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Wednesday, 30 April 2008

Could this be Schrodinger's little man in a box?

I found this on New Art - I quite like it.



It's called the LeaveMeAloneBox and has it's own website here.

Tuesday, 29 April 2008

Malcolm's - Book-ends


Here's a picture of a pair of book-ends that my Dad made us.

Sunday, 27 April 2008

Schrodinger's cat continued...

This "painting" represents my understanding of the quantum probability of the assorted detritus on my studio floor. Because the stuff all has me in common it an be considered entangled and represented as a correlated supersystem (although still a subsystem of the entirety of the floor). As a supersystem, even though its components were scattered, it was in an eigenstate of lower entropy than if considered as individual "particles" in which case the combined entropy would have been higher still, however, by adding together the eigenvectors of the components by way of the aforementioned entanglement a lower albeit, still high entropy eigenstate could have been observed.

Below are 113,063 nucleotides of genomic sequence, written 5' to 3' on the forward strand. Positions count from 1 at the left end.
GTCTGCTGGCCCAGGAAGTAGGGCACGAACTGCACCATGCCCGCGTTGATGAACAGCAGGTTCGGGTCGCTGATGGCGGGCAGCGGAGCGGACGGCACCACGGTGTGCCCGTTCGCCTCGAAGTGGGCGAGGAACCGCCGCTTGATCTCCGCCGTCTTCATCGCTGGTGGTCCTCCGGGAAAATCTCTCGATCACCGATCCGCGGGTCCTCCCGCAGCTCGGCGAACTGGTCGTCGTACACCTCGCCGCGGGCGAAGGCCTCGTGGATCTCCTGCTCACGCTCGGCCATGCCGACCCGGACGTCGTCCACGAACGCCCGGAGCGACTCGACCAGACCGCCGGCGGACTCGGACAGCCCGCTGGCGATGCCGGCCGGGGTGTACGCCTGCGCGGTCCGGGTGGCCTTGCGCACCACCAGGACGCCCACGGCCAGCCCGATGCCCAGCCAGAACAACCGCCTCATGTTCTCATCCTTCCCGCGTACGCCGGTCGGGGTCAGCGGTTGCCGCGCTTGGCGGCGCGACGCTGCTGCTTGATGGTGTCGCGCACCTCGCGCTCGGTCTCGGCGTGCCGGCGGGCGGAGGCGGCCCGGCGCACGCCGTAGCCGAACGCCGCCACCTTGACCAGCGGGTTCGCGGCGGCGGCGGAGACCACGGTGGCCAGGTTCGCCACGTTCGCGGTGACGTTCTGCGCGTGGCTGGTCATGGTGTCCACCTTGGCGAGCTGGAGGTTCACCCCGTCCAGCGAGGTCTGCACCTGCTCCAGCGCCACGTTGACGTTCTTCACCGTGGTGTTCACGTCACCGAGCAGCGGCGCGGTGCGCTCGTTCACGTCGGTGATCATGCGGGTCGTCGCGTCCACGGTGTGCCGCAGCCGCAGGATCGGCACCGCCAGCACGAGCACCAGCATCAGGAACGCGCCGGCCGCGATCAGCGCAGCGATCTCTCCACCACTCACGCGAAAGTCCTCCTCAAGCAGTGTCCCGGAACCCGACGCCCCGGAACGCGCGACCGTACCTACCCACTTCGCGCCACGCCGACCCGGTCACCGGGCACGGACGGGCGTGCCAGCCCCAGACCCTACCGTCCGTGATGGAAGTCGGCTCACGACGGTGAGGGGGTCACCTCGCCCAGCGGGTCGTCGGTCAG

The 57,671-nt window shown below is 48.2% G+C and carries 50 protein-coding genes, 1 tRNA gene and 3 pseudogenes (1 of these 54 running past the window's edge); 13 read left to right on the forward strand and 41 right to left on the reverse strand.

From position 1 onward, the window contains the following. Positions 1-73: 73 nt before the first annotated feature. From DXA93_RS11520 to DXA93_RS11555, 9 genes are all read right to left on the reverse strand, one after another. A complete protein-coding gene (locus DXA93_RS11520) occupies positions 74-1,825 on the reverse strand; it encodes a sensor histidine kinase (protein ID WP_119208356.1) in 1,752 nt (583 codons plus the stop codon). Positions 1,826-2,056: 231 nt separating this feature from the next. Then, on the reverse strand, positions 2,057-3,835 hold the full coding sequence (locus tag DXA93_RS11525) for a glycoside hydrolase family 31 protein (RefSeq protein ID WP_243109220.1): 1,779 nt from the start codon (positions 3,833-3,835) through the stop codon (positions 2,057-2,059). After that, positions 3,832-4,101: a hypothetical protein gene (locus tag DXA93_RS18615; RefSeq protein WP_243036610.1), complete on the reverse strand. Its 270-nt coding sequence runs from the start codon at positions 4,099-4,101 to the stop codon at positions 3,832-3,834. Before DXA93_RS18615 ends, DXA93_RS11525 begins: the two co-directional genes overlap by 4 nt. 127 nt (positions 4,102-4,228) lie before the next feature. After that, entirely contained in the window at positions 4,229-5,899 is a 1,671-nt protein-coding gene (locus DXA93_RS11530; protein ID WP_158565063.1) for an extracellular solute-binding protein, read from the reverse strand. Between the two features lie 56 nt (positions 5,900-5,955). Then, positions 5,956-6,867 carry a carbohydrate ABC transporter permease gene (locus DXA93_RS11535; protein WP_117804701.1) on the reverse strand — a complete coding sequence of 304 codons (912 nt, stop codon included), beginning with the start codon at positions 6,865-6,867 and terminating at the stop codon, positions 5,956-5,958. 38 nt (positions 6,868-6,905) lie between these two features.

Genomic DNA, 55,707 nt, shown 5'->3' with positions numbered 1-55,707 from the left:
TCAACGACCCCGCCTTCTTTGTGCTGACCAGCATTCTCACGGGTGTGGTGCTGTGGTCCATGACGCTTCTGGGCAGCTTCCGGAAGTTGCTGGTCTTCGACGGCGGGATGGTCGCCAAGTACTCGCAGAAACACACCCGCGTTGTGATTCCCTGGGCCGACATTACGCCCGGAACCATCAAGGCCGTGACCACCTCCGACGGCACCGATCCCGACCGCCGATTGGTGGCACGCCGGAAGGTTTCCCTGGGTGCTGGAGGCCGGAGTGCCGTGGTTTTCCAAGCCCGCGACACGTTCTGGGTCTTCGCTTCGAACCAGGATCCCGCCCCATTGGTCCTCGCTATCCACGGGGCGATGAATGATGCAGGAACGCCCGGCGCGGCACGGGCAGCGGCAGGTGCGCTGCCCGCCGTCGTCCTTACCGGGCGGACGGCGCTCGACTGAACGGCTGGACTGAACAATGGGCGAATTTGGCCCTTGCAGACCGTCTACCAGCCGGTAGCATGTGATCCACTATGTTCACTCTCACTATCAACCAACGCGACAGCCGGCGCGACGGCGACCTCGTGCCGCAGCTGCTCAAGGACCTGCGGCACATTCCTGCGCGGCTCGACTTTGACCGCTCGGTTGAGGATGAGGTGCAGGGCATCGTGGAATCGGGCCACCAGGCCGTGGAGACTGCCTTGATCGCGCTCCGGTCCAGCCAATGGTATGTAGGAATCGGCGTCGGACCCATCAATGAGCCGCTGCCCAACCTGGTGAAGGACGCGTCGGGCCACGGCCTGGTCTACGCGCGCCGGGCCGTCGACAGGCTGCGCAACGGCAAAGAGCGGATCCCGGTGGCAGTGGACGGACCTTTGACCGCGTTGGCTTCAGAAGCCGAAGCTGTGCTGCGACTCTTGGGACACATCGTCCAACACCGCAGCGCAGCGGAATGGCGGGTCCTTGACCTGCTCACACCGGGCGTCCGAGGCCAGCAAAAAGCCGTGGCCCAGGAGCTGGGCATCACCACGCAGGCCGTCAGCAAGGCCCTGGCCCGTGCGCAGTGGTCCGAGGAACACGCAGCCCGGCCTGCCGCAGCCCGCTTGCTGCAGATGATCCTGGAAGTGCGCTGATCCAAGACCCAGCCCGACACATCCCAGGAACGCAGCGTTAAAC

The "painting", then, represents a quantum leap to a new low entropy eigenstate of the supersystem and a collapse of its position wave function due to subsequent observation/measurement.
Even though the total entropy of the supersystem has deminished, the second law of thermodynamics is not violated because the total additional heat entropy of the universe has exceeded the accompanying decrease in gravitational entropy (achieved by the raising the altitude of the supersystem within the gravitational field of the Earth), which is to say that it took more heat energy to stick all the bits together than will be generated by the realisation of the potential gravitational energy that will be released when the stickytape gives up and all the bits fall back on the floor (entropy increases as homogenaity increases).